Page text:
The four-letter word of 2009 continues to be “jobs” – or the lack thereof – and Friday’s employment situation report isn’t expected to change that.
Despite an economists’ consensus last month that the “worst recession since the Great Depression” is over, most households won’t buy it until we recoup the 7 million or so jobs lost in the economic abyss.
The 8:30 a.m. release by the Bureau of Labor Statistics gives us our national unemployment rate but is worth delving into more deeply for detailed jobless data sliced by various demographics.
Don’t wait until tomorrow to job your story-generating brain cells – scroll down to the bottom of the October report and peruse the supplemental tables for stats that are pertinent to your market.
One source of analysis I hadn’t previously been aware of is Quebec City, Canada-based Wanted Technologies, a consulting firm that forecasts hiring demand for business clients. They also produce a monthly prediction ahead of the employment situation report; it’s accessible on their Web site.
I’m not sure how accessible their U.S.-based jobs market analysts are but it’s worth a try. Regarding Friday’s report, they’re anticipating that October figures will reflect the loss of a mere 224,000 jobs, an improvement from 263,000 in September.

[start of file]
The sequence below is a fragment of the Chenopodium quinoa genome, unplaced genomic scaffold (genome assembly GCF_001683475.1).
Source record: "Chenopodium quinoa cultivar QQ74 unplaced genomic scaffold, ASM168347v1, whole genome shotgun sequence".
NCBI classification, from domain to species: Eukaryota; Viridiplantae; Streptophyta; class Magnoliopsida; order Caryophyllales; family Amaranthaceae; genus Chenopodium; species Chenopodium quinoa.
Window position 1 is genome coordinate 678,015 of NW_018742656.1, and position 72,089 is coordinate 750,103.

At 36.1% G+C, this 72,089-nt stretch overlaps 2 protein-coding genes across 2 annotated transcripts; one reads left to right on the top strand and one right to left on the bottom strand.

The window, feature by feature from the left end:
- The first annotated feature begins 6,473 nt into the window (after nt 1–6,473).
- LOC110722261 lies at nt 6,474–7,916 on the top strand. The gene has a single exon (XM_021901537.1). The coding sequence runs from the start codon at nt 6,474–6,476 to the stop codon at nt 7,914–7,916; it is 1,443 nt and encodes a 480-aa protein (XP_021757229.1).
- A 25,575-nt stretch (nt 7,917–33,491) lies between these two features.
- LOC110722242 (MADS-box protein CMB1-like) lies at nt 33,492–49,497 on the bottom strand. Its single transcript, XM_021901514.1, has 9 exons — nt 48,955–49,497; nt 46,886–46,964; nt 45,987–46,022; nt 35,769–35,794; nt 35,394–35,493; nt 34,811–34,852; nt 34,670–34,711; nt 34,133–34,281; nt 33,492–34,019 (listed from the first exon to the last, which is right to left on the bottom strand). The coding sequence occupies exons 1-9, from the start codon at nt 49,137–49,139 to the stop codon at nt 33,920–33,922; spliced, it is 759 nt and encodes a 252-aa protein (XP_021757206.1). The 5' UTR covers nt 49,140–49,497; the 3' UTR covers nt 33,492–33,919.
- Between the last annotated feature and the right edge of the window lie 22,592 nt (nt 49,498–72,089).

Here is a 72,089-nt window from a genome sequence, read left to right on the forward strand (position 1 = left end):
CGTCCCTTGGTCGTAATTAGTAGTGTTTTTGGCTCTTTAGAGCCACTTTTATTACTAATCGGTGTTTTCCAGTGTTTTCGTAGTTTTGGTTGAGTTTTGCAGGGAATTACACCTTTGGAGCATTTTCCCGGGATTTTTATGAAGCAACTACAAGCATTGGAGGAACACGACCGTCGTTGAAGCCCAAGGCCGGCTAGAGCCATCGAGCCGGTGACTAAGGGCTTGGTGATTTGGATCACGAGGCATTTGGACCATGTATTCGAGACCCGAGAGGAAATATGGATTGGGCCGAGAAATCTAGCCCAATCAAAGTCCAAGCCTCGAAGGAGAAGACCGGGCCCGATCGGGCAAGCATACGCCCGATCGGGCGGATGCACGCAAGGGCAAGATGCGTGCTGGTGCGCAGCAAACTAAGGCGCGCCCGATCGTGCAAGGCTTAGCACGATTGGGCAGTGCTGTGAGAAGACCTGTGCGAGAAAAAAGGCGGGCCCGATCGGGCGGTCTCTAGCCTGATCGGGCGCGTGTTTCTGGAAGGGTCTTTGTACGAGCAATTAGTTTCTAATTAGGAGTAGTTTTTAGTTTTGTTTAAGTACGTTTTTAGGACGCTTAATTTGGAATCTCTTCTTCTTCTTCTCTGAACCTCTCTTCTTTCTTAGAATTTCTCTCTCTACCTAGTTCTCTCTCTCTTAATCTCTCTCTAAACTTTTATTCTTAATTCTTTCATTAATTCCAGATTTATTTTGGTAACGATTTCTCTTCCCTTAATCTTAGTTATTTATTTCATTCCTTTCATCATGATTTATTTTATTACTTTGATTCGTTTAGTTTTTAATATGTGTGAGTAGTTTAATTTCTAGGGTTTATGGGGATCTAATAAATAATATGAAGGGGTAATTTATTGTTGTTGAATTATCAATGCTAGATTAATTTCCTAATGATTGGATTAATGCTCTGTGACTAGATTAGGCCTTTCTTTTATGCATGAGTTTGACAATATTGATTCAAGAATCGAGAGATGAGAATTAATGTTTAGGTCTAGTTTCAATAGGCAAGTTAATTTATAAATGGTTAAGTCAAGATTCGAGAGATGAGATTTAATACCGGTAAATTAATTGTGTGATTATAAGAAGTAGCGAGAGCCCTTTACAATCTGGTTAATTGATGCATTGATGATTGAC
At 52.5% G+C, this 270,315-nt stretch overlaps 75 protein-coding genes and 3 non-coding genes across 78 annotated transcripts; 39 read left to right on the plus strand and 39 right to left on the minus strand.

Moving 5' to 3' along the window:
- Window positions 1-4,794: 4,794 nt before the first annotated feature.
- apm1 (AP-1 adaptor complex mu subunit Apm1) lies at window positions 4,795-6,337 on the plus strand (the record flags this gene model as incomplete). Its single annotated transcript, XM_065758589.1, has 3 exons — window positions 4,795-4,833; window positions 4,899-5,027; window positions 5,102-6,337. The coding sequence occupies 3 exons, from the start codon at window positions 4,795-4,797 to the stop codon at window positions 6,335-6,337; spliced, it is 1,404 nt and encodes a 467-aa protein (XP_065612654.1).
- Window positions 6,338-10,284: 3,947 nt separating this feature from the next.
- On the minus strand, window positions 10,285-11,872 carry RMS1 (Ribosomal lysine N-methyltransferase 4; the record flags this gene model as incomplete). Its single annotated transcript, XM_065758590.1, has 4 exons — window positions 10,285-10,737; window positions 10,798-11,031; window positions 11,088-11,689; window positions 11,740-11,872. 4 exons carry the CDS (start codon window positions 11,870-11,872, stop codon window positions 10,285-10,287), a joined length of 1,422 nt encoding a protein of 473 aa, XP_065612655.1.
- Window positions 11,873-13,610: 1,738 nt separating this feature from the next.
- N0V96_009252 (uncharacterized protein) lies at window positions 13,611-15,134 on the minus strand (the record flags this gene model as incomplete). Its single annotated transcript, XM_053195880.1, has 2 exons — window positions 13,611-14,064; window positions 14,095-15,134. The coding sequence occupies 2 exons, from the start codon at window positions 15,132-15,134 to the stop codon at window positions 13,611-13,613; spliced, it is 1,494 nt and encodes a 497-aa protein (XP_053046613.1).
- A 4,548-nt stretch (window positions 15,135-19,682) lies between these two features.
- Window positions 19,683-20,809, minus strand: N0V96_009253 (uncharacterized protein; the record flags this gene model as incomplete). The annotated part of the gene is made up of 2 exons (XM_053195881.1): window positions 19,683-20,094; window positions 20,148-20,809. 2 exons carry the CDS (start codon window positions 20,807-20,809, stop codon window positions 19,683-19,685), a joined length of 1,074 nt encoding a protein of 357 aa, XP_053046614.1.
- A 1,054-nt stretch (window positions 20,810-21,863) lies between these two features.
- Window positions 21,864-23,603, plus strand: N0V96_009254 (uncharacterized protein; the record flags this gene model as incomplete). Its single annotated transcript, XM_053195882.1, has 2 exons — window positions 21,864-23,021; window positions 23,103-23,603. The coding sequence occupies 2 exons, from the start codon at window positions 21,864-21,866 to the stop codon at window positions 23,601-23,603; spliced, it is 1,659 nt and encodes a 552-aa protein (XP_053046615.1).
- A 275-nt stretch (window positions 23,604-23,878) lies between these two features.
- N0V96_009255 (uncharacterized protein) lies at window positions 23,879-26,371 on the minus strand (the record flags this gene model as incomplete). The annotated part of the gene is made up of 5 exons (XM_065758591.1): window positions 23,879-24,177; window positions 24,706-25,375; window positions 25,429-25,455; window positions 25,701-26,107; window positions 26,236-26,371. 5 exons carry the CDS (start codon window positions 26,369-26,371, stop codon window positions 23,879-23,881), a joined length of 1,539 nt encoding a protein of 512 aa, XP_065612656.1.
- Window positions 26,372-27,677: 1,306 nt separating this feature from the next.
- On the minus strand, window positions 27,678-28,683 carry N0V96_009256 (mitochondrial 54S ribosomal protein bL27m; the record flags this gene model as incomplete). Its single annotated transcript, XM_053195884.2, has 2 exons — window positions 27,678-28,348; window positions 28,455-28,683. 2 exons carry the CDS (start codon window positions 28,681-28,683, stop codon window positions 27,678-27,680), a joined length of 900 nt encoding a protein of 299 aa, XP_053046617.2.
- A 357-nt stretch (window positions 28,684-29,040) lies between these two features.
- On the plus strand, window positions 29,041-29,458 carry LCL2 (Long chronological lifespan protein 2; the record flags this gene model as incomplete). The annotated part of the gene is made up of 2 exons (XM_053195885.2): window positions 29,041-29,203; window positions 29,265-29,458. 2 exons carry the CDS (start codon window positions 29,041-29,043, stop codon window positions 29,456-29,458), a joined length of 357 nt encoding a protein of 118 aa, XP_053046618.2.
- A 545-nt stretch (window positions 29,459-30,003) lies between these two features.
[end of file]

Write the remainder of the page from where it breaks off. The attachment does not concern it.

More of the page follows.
Other sources of comment on your local market include temporary staffing agencies (the smaller independents are more likely to be candid), economists at the Federal Reserve Bank that oversees your region, your state’s employment commission and economists or human resources faculty at area business schools.
Stock markets typically react to the updated unemployment rate, so brace for that.
More relevant to you is your reader’s reaction. It helps to balance out dismal updates with news they can use about local openings, job fairs and retraining programs.
And, check out this previous post with more ideas for localizing holiday hiring and other employment trends.
After a barrage of economic data this week, take a breather, because next week’s round of cyclical reports is tame. Earnings reports are still flooding out, though, so be sure to check a financial calendar such as this one at Bloomberg for important releases in your realm.
Other reports expect next week include:
Nov. 12: Initial jobless claims
Nov. 13: University of Michigan Consumer Sentiment